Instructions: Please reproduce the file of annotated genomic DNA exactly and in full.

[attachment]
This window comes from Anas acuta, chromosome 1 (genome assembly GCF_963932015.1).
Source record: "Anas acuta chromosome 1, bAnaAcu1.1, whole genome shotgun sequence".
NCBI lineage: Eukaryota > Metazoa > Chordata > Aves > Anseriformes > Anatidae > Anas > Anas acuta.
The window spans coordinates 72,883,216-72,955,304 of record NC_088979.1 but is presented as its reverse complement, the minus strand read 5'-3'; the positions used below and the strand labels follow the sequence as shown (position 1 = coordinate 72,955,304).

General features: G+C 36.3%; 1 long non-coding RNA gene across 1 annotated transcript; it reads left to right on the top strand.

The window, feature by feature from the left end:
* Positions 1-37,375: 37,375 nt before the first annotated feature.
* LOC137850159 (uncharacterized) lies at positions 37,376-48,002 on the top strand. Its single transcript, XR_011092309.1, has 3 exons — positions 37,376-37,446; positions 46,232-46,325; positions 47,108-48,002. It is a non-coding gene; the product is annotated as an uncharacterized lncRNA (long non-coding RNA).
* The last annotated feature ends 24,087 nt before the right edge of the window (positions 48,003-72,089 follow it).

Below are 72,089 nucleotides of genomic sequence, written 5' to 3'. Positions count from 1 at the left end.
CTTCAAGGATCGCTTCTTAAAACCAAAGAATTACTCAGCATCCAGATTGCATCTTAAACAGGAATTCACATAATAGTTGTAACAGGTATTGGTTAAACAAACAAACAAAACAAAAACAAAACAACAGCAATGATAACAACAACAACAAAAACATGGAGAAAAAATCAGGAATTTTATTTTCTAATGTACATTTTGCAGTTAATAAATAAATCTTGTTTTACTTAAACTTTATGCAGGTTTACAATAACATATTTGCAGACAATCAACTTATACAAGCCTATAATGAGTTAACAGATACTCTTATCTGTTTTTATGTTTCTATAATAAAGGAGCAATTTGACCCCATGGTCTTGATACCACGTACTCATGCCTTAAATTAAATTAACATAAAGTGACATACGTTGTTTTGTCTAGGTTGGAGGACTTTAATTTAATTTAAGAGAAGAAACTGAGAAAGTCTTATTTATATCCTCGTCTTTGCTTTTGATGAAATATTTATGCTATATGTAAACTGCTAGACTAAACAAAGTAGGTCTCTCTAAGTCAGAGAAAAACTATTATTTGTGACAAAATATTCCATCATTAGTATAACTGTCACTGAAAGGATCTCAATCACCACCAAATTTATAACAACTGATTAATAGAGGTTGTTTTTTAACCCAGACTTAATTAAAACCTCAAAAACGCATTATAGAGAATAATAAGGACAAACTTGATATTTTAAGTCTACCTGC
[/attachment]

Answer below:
This window comes from Anas acuta, chromosome 1 (genome assembly GCF_963932015.1).
Source record: "Anas acuta chromosome 1, bAnaAcu1.1, whole genome shotgun sequence".
NCBI lineage: Eukaryota > Metazoa > Chordata > Aves > Anseriformes > Anatidae > Anas > Anas acuta.
The window spans coordinates 72,883,216-72,955,304 of record NC_088979.1 but is presented as its reverse complement, the minus strand read 5'-3'; the positions used below and the strand labels follow the sequence as shown (position 1 = coordinate 72,955,304).

General features: G+C 36.3%; 1 long non-coding RNA gene across 1 annotated transcript; it reads left to right on the top strand.

The window, feature by feature from the left end:
* Positions 1-37,375: 37,375 nt before the first annotated feature.
* LOC137850159 (uncharacterized) lies at positions 37,376-48,002 on the top strand. Its single transcript, XR_011092309.1, has 3 exons — positions 37,376-37,446; positions 46,232-46,325; positions 47,108-48,002. It is a non-coding gene; the product is annotated as an uncharacterized lncRNA (long non-coding RNA).
* The last annotated feature ends 24,087 nt before the right edge of the window (positions 48,003-72,089 follow it).

Below are 72,089 nucleotides of genomic sequence, written 5' to 3'. Positions count from 1 at the left end.
CTTCAAGGATCGCTTCTTAAAACCAAAGAATTACTCAGCATCCAGATTGCATCTTAAACAGGAATTCACATAATAGTTGTAACAGGTATTGGTTAAACAAACAAACAAAACAAAAACAAAACAACAGCAATGATAACAACAACAACAAAAACATGGAGAAAAAATCAGGAATTTTATTTTCTAATGTACATTTTGCAGTTAATAAATAAATCTTGTTTTACTTAAACTTTATGCAGGTTTACAATAACATATTTGCAGACAATCAACTTATACAAGCCTATAATGAGTTAACAGATACTCTTATCTGTTTTTATGTTTCTATAATAAAGGAGCAATTTGACCCCATGGTCTTGATACCACGTACTCATGCCTTAAATTAAATTAACATAAAGTGACATACGTTGTTTTGTCTAGGTTGGAGGACTTTAATTTAATTTAAGAGAAGAAACTGAGAAAGTCTTATTTATATCCTCGTCTTTGCTTTTGATGAAATATTTATGCTATATGTAAACTGCTAGACTAAACAAAGTAGGTCTCTCTAAGTCAGAGAAAAACTATTATTTGTGACAAAATATTCCATCATTAGTATAACTGTCACTGAAAGGATCTCAATCACCACCAAATTTATAACAACTGATTAATAGAGGTTGTTTTTTAACCCAGACTTAATTAAAACCTCAAAAACGCATTATAGAGAATAATAAGGACAAACTTGATATTTTAAGTCTACCTGC